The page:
Data and Information Sharing Policy
The Data Protection Act, 2019 seeks to create an institutional framework and legal guidelines for the processing of personal data in Kenya and those belonging to Kenyans. It also came in to give life to, and to specify the right to privacy as already enshrined in Article 31 (c) and (d) of the Constitution. It sets out the procedures for data controllers to follow in the processing of personal data.
Right to Access to Information
The right of access to information is worldwide recognized as a human right and provides that individuals have a basic human right to demand information held by government bodies. It derives from the right of freedom of expression to “seek and receive information”. Article 35 of the Constitution provides for the rights of citizens to access information and the right to the correction or deletion of untrue or misleading information that affects the person. Section 25 of the Data Protection Act sets out the principles and obligations of personal data protection. Section 26 envisages the rights of a data subject. As per these provisions, the right to information and the right to privacy have been well articulated. However, there is now need to strike a balance on the two as both are rights provided for in law.
Right to Privacy
Privacy is a fundamental human right, enshrined in numerous international human rights instruments. This right supports other fundamental rights and freedoms including the right to equal participation in political and public affairs, and the freedoms of opinion, expression, religion, peaceful assembly, and association.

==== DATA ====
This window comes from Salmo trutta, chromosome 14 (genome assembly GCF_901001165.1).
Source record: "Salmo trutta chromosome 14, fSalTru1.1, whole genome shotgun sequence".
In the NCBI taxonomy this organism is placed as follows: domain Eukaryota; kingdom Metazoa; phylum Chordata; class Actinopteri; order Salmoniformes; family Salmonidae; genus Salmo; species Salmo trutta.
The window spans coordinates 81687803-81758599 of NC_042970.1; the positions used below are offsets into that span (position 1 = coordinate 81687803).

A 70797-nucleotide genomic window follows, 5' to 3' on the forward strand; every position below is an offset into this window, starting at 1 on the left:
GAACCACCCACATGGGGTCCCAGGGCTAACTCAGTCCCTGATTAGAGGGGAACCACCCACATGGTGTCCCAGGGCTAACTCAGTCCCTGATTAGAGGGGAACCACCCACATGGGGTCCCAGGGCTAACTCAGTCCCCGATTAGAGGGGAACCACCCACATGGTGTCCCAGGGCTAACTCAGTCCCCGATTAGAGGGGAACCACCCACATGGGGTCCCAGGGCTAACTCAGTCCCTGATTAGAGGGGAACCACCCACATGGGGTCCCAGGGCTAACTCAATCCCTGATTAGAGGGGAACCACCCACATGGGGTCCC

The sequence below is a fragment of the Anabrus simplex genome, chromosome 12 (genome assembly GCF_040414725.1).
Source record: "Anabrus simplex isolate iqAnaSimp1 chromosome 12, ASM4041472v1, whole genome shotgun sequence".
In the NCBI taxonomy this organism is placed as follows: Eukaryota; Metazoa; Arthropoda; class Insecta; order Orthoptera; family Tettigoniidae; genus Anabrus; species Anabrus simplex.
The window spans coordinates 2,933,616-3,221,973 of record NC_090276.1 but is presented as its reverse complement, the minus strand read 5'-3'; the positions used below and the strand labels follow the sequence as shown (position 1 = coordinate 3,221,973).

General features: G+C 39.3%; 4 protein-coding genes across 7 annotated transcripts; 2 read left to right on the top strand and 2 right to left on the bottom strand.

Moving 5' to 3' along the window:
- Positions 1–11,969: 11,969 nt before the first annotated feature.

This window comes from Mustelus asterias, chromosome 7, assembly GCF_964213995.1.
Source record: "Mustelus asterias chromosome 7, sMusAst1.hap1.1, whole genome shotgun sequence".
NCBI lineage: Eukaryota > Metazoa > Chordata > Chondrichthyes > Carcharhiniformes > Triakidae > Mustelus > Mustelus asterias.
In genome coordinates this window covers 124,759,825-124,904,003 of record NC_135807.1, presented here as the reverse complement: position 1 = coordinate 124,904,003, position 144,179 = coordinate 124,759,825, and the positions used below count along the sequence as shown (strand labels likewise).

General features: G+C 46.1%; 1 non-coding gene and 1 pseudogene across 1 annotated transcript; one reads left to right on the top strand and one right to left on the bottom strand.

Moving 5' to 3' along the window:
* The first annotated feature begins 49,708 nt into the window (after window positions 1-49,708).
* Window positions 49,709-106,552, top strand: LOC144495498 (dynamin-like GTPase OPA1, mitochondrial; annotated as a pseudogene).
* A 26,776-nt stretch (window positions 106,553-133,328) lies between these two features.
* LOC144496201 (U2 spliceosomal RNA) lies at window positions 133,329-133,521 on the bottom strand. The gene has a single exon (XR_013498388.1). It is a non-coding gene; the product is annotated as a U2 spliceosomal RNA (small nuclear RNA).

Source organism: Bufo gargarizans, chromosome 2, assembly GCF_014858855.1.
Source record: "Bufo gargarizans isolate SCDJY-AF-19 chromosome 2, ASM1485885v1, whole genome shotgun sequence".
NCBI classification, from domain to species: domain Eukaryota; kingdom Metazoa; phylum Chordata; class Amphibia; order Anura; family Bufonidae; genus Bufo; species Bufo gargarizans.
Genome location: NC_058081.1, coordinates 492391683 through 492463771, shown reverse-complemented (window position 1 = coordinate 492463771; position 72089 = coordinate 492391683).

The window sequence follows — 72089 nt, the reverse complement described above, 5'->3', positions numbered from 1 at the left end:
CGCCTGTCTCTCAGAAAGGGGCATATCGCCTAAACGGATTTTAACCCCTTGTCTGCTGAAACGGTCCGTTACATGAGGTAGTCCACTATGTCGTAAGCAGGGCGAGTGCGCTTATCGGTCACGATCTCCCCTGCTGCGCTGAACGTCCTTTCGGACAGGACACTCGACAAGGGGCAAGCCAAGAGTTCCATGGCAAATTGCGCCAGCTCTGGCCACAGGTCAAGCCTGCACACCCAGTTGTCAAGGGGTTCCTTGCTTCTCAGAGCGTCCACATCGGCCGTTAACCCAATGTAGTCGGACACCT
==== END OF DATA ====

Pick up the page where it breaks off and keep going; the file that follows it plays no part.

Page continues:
Balancing the right to access to information vis a vis right to privacy
In the context of Human Rights Law, there is no preferential treatment regarding the rights accorded to persons. The rights must be decided on a case to case basis with the main aim to achieve relative importance of various interests. However, it is important to note that there are certain limitations to these rights.
Elements of Right to Access to Information
Sec 4(1) of Access to Information Act provides for the right to information and the circumstances under which the information can be obtained. Section 6 of the Act lays out the limitations of right to access information. From this, we gather that in as much as the rights are provided for, there are also limitations on the right to access to information.
Principles of Right to Privacy
The legal right to privacy is recognized in Kenya and in most international human rights treaties. There are some laid out principles governing the right to privacy:
i. Purpose specification—The purposes for which personal data are collected should be specified and the subsequent use should be limited to fulfilling those purposes. In the event of fulfilling such other purposes, the change of purpose needs to be communicated.
ii. Use limitation – Personal data should not be disclosed or made available, or otherwise used for purposes other than those specified above, except under the laid out such as the consent of the data subject, or by the authority of law.
iii. Security safeguards – Reasonable security safeguards should be used to protect personal data against such risks as loss or unauthorized access, destruction, use, modification, or disclosure.
iv. Individual participation – An individual should know if their information has been collected and must be able to access it if such data exists.
It is important to take note that the right to information and the right to privacy are not always conflicting rights. Both are internationally recognized human rights with long histories and important functions. As such, no right is accorded a greater weight than the other. The rights must be decided on a case-by -case basis with a view toward the relative importance of various interests.